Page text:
Fabrication, falsification, and plagiarism may be egregious enough that even policymakers see what’s wrong with them. But these are likely the tail-end of a trajectory of normal misbehavior, not where a scientist starts going off the rails. Where things start going bad is more likely to be in the gray areas of ambiguity about methodology and results. While these gray areas are unavoidable, the pressures upon scientists to produce and to distinguish themselves may make it seem expedient to sacrifice objectivity and fairness toward fellow scientists.
Ratcheting down the pressures may make the gray areas less dangerous.
Our focus group data demonstrate that any effort to reduce misbehavior and misconduct must pay attention to the nature of scientific work and to the internal processes of science. (48)
Policymakers, in other words, need to know something about the complexity of scientific research — what makes the tough calls tough — in order to establish better conditions within which scientists can make good decisions.
Of course, scientists may need to step up and take responsibility for accomplishing what policies and regulations imposed from outside the scientific community cannot accomplish. Luckily, scientists have a vested interest in getting their community to a well-functioning state.
We are aware that mandated training in the “responsible conduct of research” (RCR) focuses on FFP and the normal misbehavior identified by our focus group participants, but the very ordinariness of the latter shields it from the attention of national policymakers and institutional officials. (48)
To me, it feels like there’s a bit of a tension here. Given the resistance scientists display to burdensome rules imposed by policymakers, what will it accomplish to have those policymakers pay more attention to normal misbehavior? Arguably, isn’t it the scientists mentoring other scientists and interacting with their scientific peers who need to pay more attention to normal misbehavior?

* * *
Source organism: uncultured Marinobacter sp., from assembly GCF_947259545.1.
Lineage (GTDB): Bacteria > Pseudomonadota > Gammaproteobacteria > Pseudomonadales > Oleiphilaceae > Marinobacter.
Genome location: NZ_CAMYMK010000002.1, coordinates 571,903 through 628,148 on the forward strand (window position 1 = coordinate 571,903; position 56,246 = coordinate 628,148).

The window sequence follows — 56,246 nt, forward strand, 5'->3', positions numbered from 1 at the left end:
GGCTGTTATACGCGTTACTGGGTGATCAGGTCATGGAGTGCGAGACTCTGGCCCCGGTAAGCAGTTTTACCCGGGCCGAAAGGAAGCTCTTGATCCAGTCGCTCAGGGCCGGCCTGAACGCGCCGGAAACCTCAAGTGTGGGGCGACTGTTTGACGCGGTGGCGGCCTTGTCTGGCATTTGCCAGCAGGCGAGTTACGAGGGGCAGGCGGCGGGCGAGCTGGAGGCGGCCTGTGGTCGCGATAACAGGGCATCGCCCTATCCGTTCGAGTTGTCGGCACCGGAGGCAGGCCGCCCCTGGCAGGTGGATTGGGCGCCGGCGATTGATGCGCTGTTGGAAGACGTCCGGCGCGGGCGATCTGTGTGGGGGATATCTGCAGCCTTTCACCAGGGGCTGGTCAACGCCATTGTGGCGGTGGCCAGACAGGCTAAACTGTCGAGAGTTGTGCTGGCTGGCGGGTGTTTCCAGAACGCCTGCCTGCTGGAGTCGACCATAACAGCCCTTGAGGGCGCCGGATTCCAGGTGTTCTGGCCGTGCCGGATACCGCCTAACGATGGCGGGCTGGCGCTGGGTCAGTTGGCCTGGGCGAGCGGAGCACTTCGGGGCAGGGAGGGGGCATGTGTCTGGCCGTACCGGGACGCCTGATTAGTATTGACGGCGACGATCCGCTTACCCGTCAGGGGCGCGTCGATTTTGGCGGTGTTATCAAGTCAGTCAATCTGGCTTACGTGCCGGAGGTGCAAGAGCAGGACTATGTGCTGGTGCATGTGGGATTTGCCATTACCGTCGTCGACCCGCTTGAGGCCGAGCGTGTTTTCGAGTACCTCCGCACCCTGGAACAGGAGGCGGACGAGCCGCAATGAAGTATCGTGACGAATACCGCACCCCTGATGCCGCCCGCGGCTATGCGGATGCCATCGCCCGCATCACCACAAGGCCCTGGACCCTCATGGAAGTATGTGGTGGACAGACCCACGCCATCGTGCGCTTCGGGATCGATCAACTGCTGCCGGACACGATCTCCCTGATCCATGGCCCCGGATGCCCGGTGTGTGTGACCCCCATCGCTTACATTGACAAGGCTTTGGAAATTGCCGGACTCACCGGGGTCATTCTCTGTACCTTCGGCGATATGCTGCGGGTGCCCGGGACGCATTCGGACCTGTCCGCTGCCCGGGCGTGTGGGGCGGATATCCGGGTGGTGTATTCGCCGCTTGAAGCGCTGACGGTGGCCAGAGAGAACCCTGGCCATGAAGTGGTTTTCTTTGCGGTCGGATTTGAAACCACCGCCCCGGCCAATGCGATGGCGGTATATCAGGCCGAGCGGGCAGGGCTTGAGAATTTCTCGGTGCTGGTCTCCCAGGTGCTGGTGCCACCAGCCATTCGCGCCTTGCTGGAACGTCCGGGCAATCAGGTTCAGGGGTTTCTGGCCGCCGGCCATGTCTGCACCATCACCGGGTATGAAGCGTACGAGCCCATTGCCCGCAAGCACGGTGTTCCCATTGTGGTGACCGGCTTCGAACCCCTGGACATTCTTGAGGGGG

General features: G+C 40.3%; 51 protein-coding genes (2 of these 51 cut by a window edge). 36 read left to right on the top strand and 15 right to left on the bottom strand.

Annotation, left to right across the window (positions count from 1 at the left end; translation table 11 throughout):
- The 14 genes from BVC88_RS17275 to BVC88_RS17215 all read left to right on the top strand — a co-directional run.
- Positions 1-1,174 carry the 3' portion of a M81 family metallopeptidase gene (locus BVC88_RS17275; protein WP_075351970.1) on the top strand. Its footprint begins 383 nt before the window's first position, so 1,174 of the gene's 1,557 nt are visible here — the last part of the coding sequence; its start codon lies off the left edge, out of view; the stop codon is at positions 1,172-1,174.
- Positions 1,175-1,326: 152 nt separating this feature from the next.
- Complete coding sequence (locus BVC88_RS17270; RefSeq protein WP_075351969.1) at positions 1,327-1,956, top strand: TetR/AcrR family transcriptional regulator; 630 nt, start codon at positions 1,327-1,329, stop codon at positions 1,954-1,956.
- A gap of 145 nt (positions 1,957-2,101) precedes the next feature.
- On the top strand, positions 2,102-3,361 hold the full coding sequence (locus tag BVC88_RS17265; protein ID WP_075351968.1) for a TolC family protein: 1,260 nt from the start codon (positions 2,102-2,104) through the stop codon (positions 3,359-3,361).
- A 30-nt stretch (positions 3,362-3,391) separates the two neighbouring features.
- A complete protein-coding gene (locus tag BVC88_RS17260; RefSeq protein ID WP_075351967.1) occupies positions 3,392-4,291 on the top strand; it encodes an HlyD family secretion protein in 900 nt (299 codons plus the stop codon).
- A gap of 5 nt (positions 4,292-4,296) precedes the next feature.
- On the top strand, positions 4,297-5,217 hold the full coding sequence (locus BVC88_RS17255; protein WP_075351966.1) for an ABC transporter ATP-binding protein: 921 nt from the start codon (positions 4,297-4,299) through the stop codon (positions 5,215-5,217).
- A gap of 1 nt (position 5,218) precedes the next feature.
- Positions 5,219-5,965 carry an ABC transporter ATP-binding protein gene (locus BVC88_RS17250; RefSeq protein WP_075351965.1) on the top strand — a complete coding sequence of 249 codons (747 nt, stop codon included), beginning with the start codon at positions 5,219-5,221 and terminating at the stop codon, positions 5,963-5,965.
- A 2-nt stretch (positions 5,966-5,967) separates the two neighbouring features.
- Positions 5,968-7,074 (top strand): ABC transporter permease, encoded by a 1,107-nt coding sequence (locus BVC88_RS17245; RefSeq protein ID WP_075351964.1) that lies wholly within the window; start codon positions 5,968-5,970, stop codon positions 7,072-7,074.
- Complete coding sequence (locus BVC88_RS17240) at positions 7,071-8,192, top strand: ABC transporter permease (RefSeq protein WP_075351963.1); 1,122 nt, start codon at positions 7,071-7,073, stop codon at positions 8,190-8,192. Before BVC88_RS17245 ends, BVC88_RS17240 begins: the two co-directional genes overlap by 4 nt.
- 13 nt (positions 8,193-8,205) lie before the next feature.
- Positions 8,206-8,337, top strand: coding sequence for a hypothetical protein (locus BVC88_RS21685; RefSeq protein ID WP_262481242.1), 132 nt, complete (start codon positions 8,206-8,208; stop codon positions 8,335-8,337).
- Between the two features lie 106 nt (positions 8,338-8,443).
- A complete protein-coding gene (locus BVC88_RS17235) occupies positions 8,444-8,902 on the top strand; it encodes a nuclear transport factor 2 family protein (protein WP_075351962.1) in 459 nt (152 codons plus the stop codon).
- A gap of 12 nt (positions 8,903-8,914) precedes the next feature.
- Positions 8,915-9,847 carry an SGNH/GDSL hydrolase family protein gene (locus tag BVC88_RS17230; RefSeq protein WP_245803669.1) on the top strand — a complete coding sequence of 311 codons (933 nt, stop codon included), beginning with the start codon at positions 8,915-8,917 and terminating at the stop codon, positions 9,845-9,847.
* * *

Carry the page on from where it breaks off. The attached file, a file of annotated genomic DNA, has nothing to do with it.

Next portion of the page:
And paying attention to normal misbehavior is not enough. Having strategies for responding to normal misbehavior would be better.
When we look beyond FFP we discover that the way to better and more ethical research lies in understanding and addressing the causes of normal misbehavior. This is not a call for increased surveillance of the mundane work of researchers, a response that would create undue and problematic interference in the research process. Rather, the presence of normal misbehavior in science should direct attention to the social conditions that lead to both acceptable and unacceptable innovations on the frontiers of knowledge. (48-49)
Ahh, here’s where policymakers and institutional officers could be a real help to scientists. Paying attention to normal misbehaviors — and understanding the conditions that give rise to it — could go hand in hand with adjusting the institutional contexts (including reward structures) and social conditions. In other words, scientists within the community, policymakers, and institutional officers share the responsibility for understanding the foreseeable outcomes of the system as it now stands — and for creating a system that leads to better outcomes.
 Raymond De Vries, Melissa S. Anderson, and Brian C. Martinson (2006) “Normal Misbehavior: Scientists Talk About the Ethics of Research” Journal of Empirical Research on Human Research Ethics 1(1), 43-50.
 Brian C. Martinson, Melissa S. Anderson, A. Lauren Crain, and Raymond De Vries (2006) “Scientists’ Perceptions of Organizational Justica and Self-Reported Misbehaviors” Journal of Empirical Research on Human Research Ethics 1(1), 51-66.